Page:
Hanoi’s trendiest cafés

Hanoi’s trendiest cafés

From sublime to feline, CNNGo reader Sarah Curson picks out the cafés in Vietnam's capital that make coffee fun

Hanoi’s café culture is a fusion of old French Indochina and modern, colorful imports from the West. It gives Hanoian cafés a unique brand of kitsch and craziness unlike anywhere else.

Hanging out in cafés is a national pastime that consumes life both on and off the pavement from early morning until late, late at night.

Fashions and trends blow through Hanoi’s streets as quickly as most establishments can keep up. Some things of course are timeless; suitcase-sized street tea stalls, for example, are as permanent as they are ubiquitous.

Elsewhere, a fluidity and transience flows through the city; cafés on the cutting-edge of culture constantly have to reinvent themselves in order to attract the latest impressionable crowd of Hanoi’s coffee drinkers.

And we are a discerning lot. A hot cup just doesn’t cut it anymore.

We want extras! Games. Books. Stuff. Luckily, there's no shortage to be had in Hanoi. 

Dice Café: Where games meet coffee

Dice CaféKeeping a steady hand while playing games at Dice Café.The Dice Café in Hai Ba Trung district is where games meet coffee. Be it Jenga, cards or complex Asian board games, this is a place to linger.

Getting served is simple -- take a seat, order, then choose from a multitude of games to play while you wait. 

You can drink traditional Vietnamese coffee -- served in the uniquely Vietnamese drip-filter style -- for just VND 20,000, so it won’t exactly break the bank. Whole afternoons can be lost here just drinking and playing with new and old friends.

You’d be surprised how competitive it can get. 

Dice CaféDisputes are settled the only way possible -- with mallet cushions.

Just in case having coffee with a side of games isn’t novelty enough, the cushions are shaped like mallets, and squeak when you use them to bash the unfortunate soul who knocked over the Jenga tower.

Dice Café, 111 Trieu Viet Vuong, Hai Ba Trung district, tel: +84 (0)9 0429 5955; open daily 8-11 p.m., VND 9,000 per hour for games.

Spaghettibox: Where art meets coffee

SpaghettiboxHanoians can get creative at Spaghettibox.Those of a more creative bent should head to Spaghettibox in Ba Dinh district where art fills the menu.

University students make a beeline here between lectures to unleash their creativity on the walls, floor and tables. Customers phone in orders on the retro-phones stationed in each room, and then get arty.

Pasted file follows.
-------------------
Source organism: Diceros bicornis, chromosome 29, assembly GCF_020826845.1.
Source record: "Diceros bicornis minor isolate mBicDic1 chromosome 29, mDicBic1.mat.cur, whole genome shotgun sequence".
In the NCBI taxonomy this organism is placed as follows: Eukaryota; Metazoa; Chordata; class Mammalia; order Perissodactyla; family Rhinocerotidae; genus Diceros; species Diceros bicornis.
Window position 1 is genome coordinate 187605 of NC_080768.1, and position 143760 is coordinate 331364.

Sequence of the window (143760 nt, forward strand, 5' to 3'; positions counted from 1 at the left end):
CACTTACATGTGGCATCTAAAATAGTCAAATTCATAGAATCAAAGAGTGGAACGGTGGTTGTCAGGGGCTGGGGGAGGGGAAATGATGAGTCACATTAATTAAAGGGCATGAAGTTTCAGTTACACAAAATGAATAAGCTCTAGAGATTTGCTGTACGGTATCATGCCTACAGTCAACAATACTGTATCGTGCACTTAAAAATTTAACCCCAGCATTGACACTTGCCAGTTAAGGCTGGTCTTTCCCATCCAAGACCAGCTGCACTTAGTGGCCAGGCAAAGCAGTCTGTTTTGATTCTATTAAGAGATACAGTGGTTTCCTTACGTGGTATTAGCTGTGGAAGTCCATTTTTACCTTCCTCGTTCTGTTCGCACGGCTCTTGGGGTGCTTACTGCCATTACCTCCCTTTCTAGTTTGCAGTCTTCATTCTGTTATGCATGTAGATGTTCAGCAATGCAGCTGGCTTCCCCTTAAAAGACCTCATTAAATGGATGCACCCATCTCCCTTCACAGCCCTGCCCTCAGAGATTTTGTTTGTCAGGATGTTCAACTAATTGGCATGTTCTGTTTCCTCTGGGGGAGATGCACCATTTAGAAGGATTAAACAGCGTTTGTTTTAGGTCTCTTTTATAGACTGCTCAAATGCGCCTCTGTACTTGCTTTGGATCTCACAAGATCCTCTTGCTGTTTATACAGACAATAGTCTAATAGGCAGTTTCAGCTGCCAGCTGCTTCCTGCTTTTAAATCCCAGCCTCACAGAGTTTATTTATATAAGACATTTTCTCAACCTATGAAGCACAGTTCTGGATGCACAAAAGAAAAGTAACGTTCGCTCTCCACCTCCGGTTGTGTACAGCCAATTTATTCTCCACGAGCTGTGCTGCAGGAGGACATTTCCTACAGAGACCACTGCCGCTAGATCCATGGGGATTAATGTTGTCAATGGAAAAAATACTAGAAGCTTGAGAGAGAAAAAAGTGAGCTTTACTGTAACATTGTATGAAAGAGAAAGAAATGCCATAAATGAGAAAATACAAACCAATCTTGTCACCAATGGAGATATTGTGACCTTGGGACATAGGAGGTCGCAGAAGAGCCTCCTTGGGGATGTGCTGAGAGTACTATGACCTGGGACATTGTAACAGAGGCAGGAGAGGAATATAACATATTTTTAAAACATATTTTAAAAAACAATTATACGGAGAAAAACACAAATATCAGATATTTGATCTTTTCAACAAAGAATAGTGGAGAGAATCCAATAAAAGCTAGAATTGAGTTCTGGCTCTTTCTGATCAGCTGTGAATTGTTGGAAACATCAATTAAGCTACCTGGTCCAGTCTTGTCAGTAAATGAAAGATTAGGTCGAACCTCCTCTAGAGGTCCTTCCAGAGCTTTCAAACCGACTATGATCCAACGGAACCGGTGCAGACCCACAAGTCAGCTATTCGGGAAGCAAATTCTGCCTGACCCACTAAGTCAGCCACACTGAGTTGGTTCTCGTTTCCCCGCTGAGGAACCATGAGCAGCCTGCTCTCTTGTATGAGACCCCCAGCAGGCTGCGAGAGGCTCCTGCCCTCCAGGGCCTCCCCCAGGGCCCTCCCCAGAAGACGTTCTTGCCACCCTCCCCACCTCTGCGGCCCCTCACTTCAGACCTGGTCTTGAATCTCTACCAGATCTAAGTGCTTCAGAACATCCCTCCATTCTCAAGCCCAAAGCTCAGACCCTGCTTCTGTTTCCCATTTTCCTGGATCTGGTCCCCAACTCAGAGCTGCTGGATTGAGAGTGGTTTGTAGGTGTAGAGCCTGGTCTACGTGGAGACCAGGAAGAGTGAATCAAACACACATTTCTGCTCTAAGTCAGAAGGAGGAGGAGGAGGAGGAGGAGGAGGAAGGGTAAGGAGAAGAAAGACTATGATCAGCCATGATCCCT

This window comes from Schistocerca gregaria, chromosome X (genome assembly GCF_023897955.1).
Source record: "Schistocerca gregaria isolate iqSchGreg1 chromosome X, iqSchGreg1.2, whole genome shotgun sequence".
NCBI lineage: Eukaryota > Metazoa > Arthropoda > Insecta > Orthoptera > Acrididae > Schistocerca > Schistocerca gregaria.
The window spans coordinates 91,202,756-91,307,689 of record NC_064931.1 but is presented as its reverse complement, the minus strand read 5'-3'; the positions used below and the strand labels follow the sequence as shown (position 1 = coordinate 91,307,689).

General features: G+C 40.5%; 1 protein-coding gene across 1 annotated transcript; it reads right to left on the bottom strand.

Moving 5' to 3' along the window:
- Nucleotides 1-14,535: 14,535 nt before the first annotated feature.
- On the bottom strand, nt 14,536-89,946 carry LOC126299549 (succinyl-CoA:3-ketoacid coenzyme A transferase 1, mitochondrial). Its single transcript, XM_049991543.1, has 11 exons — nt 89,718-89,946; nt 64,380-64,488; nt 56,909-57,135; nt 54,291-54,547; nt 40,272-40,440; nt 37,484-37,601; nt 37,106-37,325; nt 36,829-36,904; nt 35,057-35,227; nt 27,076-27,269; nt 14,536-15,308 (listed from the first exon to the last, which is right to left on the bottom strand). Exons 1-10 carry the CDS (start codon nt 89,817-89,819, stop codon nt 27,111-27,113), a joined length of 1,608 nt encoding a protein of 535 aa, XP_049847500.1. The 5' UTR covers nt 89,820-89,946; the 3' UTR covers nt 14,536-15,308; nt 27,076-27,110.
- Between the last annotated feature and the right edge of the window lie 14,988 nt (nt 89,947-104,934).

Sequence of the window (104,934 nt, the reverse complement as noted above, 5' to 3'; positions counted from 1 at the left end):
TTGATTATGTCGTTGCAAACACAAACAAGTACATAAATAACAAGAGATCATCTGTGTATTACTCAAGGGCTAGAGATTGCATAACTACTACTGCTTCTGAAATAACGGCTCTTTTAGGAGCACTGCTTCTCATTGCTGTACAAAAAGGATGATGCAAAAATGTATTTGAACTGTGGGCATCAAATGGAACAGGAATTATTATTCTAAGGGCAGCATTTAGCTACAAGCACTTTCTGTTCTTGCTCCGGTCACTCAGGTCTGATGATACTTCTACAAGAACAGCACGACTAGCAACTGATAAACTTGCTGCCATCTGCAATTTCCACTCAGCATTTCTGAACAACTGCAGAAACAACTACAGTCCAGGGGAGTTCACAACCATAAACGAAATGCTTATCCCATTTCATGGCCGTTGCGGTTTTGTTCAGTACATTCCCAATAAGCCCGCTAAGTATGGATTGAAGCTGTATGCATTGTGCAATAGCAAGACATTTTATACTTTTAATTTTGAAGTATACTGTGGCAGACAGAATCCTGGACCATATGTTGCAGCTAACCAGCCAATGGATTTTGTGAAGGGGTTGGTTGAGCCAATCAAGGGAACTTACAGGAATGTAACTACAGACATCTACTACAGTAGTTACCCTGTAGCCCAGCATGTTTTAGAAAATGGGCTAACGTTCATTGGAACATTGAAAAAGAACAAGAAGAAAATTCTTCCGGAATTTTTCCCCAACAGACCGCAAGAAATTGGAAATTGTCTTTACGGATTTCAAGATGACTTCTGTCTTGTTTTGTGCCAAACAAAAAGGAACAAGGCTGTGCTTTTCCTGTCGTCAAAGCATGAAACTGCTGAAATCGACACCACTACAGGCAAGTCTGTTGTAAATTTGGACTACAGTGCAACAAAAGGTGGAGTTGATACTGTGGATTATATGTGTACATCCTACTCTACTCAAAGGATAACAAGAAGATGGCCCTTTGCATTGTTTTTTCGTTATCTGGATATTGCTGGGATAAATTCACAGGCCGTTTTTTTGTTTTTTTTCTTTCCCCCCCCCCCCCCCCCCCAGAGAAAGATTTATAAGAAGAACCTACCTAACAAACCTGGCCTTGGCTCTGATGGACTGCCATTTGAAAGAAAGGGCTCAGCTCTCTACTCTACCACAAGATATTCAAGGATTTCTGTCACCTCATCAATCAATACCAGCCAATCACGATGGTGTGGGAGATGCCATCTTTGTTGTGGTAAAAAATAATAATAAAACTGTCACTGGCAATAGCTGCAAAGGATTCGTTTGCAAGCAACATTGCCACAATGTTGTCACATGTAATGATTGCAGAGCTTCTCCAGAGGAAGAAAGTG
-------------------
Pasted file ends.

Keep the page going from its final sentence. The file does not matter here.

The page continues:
Pens and paint are provided, but bring your own paper or canvass if you want to get super-creative and really leave your mark.

There are layers upon layers of individual artworks, from school-desk etchings to graffiti-style signatures and song lyrics and sayings. Many are in English.

With simple pastas, pizzas and rice dishes from VND 20,000, it’s a great place for the budget eater.

Spaghettibox, 90c Nui Truc, Ba Dinh district, tel: +84 (0)4 6273 1139; open daily 7:30 a.m.-11 p.m., except for Friday 7:30-11 p.m.

Ailu Cat Café: Where cats meet coffee

Ailu Cat CaféWant a cat with your coffee? Come to Ailu Cat Café.By far, Hanoi's wackiest cafe is Ailu Cat Café, situated on the shores of Tay Ho, Hanoi’s biggest lake.

In a city where snakes, birds and dogs are eaten without a second glance, a café with the word "cat" in the title sounds like a place tourists with weak stomachs should avoid at all costs.

Thankfully, the cats aren't on the menu but all around the café’s cozy interior. Up to 20 of them are at times draped across tables, curled up on cushions or asleep in the shoe rack.

If you order enough drinks to stay long enough, they’ll even sit in your lap.

The café has an all-drinks menu, but the choices are both expansive and cheap; coffee, tea, fresh-fruit smoothies and juices setting you back around VND 30,000-50,000.

A recommendation for the adventurous coffee drinker is cà phê sữa chua đá, or iced coffee with yogurt (VND 35,000). Like peanut butter and jelly, it’s a combination so random that it just has to be delicious.

This place is always so busy that the rumor is that you have to book a cushion on weekends.

The cats in residence run the full spectrum of feline shapes and sizes; from tiny and timid kittens to sleek and slender shorthairs to large, fluffy moggies that observe visitors from afar.

As it is virtually everywhere in Hanoi, Wi-Fi is free, but unless you want a cat asleep on your keyboard, this is not the place to get any work done.

Ailu Cat Café, 4, Alley Xuong Phim, Thuy Khue Street, Tay Ho district, tel: +84 (0)1 6990 8538.

More information on Hanoi’s best and worst cafés can be found here.

About the author:

I am an English Teacher who recently returned to the United Kingdom, after a 12-month adventure teaching and blogging my way around Southeast Asia from a base in Hanoi, Vietnam. I tried to maintain a job teaching kindergarten English, but was more often to be found singing karioke and writing restaurant reviews for the "New Hanoian" expat forum. When I’m not in Asia, I write about my adventures and plan to go back. Read my blog here. Read more of my experiences of Hanoi’s cafes here.


Sarah Curson submitted this piece as part of CNNGo’s CityPulse section. To find out what other stories we are looking for, go to our CityPulse page